Did The Lawn Pass Its Final Exercises This Year?

The Lawn absorbed some damage on Finals Weekend, as heavy foot traffic combined with rain water to churn the soil.

“Walking the Lawn” during Final Exercises is a cherished tradition at the University of Virginia. Graduates and faculty members process down the middle of the iconic Lawn, the centerpiece of founder Thomas Jefferson’s Academical Village, from the Rotunda to Old Cabell Hall, flanked by thousands of family members and friends.

The tradition is so cherished, in fact, that ceremonies typically will only be moved indoors in the event of dangerous weather, such as high winds or lightning. Mere rain – even the 4.35 inches that fell before and during this year’s graduation ceremonies – does not preempt tradition.

But tradition can leave a muddy mess. The Lawn sustained heavy damage during this year’s Finals Weekend.

It is standard practice each year to leave in place the aluminum ramps that allow the graduates to traverse the terraces as they process – at least until after the first of two Reunions Weekends. And each year, the grounds crew re-sods the patches where the ramps have shaded out the grass.

But this year, a center strip of the Lawn measuring 30 feet wide by 700 feet long, about 15 percent of the Lawn, will be re-sodded because of the damage to the turf during Finals Weekend.

“It was pretty torn up down the middle,” Richard Hopkins, landscape superintendent with Facilities Management, said. “It took quite a beating between the rain and the feet. They were stirring the water into the dirt like a stew.”

The ground withstood heavy rains during the week leading up to graduation, and it rained again during the Saturday ceremony. Hopkins said the combination of the sodden ground and the roughly 7,000 graduates processing down the center of the Lawn was too much for the grass.

Workers had installed under-drains during the last whole-Lawn re-sodding in 2012, but the heavy clay soil allows the water to drain off only so much at a time. By contrast, nearby Madison Bowl, which was re-sodded several years ago, has a sand base that drains quickly, Hopkins said, but the presence of 100-year-old trees on the Lawn prevented the grounds crews from excavating the Lawn and installing a sand base. The Lawn’s new drains also were not designed to handle the heavy volume of water the rains produced in such a short period of time.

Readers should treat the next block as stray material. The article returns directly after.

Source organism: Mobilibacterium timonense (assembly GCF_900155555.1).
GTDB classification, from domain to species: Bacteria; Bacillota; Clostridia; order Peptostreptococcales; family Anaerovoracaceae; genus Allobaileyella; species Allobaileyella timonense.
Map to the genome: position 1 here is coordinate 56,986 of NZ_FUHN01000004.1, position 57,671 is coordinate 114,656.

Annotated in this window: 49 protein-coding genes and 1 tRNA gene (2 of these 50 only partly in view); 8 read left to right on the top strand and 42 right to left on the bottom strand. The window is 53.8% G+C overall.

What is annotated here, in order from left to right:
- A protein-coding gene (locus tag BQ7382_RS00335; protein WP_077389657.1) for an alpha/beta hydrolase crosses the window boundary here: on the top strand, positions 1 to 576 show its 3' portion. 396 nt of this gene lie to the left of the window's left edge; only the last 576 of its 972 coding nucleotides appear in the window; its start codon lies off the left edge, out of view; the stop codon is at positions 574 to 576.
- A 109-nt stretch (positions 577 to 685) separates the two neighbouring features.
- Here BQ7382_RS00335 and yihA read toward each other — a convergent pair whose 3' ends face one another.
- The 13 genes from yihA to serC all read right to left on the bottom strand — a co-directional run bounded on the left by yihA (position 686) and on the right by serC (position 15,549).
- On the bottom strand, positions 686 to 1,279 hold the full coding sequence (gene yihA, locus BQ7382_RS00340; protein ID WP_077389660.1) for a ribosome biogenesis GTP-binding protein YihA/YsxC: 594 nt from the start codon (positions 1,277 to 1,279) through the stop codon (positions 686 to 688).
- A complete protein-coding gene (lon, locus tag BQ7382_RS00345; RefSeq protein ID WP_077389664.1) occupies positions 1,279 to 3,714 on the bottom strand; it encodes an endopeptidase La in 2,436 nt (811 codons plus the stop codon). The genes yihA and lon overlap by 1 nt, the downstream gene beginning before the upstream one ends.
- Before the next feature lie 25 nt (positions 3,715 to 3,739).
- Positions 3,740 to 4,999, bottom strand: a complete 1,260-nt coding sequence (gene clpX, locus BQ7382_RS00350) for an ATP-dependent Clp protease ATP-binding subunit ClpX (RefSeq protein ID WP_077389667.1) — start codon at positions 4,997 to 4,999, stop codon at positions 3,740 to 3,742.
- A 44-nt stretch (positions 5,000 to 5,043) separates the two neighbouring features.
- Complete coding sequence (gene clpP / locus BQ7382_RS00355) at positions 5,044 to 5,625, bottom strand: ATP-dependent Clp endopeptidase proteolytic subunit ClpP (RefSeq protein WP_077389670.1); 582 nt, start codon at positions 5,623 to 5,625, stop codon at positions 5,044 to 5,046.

There was quite a bit of water standing on the Lawn prior to Saturday morning’s procession, so groundskeepers spread double-shredded hardwood mulch in hopes of keeping graduates from walking through standing water.

 “We wanted to fill in the low spots to elevate them,” Hopkins said.

The mulch helped some, but there was little that could be done with that much rain. While it did not rain on Sunday, the ground remained sodden and susceptible to damage. And, depending on the footwear, walking could be difficult.

“I saw a lot of graduates wearing mud boots and hiking shoes and sneakers,” Hopkins said.

University crews will re-sculpt the Lawn before the new sod is installed.

“We are going to re-crown the center, so it is more raised, and then install new sod,” he said.

Carolina Green, an athletic field construction firm from North Carolina, will do the re-sodding, installing turf that comes from a farm in Orange County. What is left of the old sod will be composted and used as a soil amendment in other University landscaping projects.

The re-sodding is scheduled for late June or early July. The sod will match the tall fescue grass already used on the Lawn, a modern version of the grass Jefferson planted there – a variety that remains green in the winter, but which goes dormant in summer when the temperature rises above 90 degrees.

“It comes back to life when the temperatures cool down in the fall and the students come back to Grounds,” Hopkins said.

The center of the Lawn was not the only section that suffered. The chairs set out for graduation protected some parts of the Lawn, but the aisles between the rows were also heavily worn. Hopkins said landscaping crews would put down some light fertilizer and some grass seed and those areas will come back on their own.

Media Contact

Matt Kelly

University News Associate Office of University Communications